- Mount Sinai School of Medicine
Mount Sinai School of Medicine Established 1963 Type Private Religious affiliation Nonsectarian Dean Dennis S. Charney, MD Academic staff 1,716 full-time, 3,770 total Students 516 Location Manhattan, New York City, New York, USA Website www.mssm.edu
- This page is about a medical school in New York. For other uses, please see: Mount Sinai (disambiguation)
Mount Sinai School of Medicine (MSSM) is an American medical school in the borough of Manhattan in New York City, currently ranked among the top 20 medical schools in the United States. It was chartered by Mount Sinai Hospital in 1963.
MSSM and the Mount Sinai Hospital occupy a four-block area adjacent to Central Park on the Upper East Side of Manhattan, with architecture designed by I.M. Pei. MSSM and Mount Sinai Hospital comprise the Mount Sinai Medical Center, of which Kenneth L. Davis, MD, is the president and CEO.
- MSSM is in the top-tier of programs in the U.S., currently ranked 18th overall in the 2012 edition of U.S. News & World Report best medical schools for research; no other medical school in the U.S. has risen so quickly over the past decade.
- The first U.S. medical school to establish a Department of Geriatrics, MSSM is ranked 1st in geriatrics by U.S. News & World Report.
- MSSM is ranked 18th among medical schools in the U.S. receiving NIH grants, and 3rd in NIH research dollars per faculty member.
- MSSM's PhD program is ranked 3rd among 53 U.S. institutions in a survey conducted by Academic Analytics in 2008 and 7th on the organization’s list of top 20 specialized research universities in biomedical health sciences.
- The Scientist magazine ranked MSSM 15th overall in its 2009 “Best Places to Work in Academia” survey.
- According to an American Medical Student Association survey, MSSM is one of eight medical schools in the U.S. to receive an "A" for its conflicts of interest policies relating to pharmaceutical industry marketing.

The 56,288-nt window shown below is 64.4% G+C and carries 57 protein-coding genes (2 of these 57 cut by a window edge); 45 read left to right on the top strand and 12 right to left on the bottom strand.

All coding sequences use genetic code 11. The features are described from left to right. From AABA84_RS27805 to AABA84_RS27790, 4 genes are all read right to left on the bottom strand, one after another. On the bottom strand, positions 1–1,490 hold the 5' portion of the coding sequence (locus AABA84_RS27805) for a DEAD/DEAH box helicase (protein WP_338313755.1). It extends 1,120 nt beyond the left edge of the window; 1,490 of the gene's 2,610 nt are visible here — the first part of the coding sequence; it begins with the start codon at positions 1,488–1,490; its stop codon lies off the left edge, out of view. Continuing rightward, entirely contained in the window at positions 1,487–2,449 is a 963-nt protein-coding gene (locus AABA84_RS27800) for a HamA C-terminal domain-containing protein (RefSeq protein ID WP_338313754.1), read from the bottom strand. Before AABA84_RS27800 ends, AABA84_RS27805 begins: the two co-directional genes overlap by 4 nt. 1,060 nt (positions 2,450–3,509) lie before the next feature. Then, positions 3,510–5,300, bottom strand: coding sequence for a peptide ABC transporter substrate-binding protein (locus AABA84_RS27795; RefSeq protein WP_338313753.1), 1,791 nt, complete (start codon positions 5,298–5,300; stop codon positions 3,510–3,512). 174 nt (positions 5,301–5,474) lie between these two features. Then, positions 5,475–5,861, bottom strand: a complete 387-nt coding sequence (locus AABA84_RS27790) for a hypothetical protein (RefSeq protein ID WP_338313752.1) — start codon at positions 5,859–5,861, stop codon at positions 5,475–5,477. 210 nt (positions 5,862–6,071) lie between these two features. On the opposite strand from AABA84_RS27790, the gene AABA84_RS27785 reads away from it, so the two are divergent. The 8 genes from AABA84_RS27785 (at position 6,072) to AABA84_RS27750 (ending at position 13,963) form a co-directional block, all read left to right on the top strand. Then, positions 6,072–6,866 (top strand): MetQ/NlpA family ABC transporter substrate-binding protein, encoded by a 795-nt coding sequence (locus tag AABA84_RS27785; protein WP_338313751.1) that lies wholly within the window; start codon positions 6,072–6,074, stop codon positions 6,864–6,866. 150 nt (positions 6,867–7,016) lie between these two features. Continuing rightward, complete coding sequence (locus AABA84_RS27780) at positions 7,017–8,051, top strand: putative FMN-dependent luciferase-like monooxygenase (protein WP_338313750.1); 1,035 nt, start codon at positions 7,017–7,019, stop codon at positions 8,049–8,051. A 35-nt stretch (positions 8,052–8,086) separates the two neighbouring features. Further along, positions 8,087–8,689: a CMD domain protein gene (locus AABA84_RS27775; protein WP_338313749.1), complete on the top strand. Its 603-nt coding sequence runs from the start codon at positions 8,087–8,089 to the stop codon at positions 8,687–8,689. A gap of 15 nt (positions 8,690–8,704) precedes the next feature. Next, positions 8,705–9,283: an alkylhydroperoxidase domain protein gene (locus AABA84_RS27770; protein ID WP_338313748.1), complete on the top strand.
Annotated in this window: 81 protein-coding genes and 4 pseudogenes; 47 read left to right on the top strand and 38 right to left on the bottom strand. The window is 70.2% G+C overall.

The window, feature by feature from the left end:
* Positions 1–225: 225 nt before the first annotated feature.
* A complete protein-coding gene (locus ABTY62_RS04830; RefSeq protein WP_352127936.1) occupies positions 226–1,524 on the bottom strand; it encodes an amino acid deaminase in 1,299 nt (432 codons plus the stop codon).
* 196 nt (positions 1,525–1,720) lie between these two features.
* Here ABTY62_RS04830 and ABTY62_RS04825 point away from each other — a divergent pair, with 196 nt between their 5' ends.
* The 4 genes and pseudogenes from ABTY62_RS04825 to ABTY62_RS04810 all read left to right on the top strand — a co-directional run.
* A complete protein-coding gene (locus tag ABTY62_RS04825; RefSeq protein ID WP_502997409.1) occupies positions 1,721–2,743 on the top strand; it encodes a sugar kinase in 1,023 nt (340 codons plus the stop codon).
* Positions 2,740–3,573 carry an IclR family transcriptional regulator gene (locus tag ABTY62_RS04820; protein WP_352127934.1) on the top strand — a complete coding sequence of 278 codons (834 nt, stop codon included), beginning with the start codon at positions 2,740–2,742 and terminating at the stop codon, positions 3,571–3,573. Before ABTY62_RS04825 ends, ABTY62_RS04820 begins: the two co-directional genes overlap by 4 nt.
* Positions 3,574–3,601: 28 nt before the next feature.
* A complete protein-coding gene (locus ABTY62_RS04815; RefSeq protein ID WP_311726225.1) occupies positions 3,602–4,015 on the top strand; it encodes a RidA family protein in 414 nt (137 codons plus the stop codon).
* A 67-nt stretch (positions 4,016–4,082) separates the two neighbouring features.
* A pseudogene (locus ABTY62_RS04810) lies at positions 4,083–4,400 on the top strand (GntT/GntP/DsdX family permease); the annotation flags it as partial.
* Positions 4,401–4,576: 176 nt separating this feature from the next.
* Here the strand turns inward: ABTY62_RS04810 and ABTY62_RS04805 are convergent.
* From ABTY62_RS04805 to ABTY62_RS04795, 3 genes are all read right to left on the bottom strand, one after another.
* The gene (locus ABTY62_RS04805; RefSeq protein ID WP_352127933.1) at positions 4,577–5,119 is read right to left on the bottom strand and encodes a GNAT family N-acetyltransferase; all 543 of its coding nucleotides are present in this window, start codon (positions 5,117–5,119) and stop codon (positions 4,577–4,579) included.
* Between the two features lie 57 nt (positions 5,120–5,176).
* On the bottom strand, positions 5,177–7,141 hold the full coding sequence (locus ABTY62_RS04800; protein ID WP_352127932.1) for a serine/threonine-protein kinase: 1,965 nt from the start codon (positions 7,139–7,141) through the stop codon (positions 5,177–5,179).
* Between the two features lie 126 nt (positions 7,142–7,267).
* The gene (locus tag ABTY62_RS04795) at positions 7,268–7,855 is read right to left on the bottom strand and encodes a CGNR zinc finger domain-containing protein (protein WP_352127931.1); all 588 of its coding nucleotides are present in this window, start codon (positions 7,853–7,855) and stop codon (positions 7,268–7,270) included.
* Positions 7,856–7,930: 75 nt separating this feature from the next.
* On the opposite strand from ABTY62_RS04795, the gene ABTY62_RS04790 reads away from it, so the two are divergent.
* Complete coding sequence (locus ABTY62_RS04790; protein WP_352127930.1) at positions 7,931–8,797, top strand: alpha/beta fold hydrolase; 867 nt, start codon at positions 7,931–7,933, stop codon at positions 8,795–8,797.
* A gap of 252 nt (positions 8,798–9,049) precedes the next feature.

- MSSM was the sole recipient of the Association of American Medical Colleges (AAMC)'s Spencer Foreman Award for Outstanding Community Service in 2009.
- MSSM has been named to the first-ever President’s Higher Education Community Service Honor Roll.
- The Mount Sinai Simulation HELPS Center (Human Emulation, Education and Evaluation Lab for Patient Safety and Professional Study), housed in the Department of Anesthesiology, recently received accreditation by the American Society of Anesthesiologists’ Simulation Education Program and is one of only 18 programs in the country to earn this distinction.
- MSSM's Morchand Center for Clinical Competence, a state-of-the-art standardized patient center, was featured on the television show Seinfeld, where Cosmo Kramer plays a patient actor with gonorrhea.
The first official proposal for the establishment of the medical school was made to the hospital's trustees in January 1958. Although almost half a century had passed since a medical school had been successfully created without the participation of a university, in 1963, a charter for the school was established. The challenge of defining the new school's needs and refining its philosophy was met by, among other people, Hans Popper, Horace Hodes, Alexander Gutman, Paul Klemperer, George Baehr, Gustave L. Levy, and Alfred Stern. Milton Steinbach was MSSM's first president.
In 1968, MSSM commenced its first class of future physicians and quickly became one of the leading medical schools in the U.S., with Mount Sinai Hospital gaining international recognition for its laboratories as well as advances in patient care and the discovery of diseases.The City University of New York (CUNY) granted MSSM's degrees.
In 1999, MSSM changed university affiliations from CUNY to New York University (NYU) but did not merge its operations with the New York University School of Medicine. This affiliation change took place as part of the merger in 1998 of Mount Sinai and NYU medical centers to create the Mount Sinai-NYU Medical Center and Health System. In 2007, Mount Sinai Medical Center's Boards of Trustees approved the termination of the academic affiliation between MSSM and NYU. In 2010, MSSM was accredited by the Middle States Commission on Higher Education, and MSSM became an independent degree-granting institution without a university affiliation for the first time in its history.
MSSM publishes the Mount Sinai Journal of Medicine: A Journal of Translational and Personalized Medicine six times a year.
MSSM's medical curriculum is based on the standard division of medical education in the United States (U.S.): the former two years of study are confined to the medical sciences, the latter to the study of clinical sciences. The first and second years at MSSM are strictly pass/fail; the third and fourth years feature clinical rotations at Mount Sinai Hospital as well as affiliate hospitals – including Elmhurst Hospital Center, the Mount Sinai Hospital of Queens, and James J. Peters VA Medical Center in the Bronx.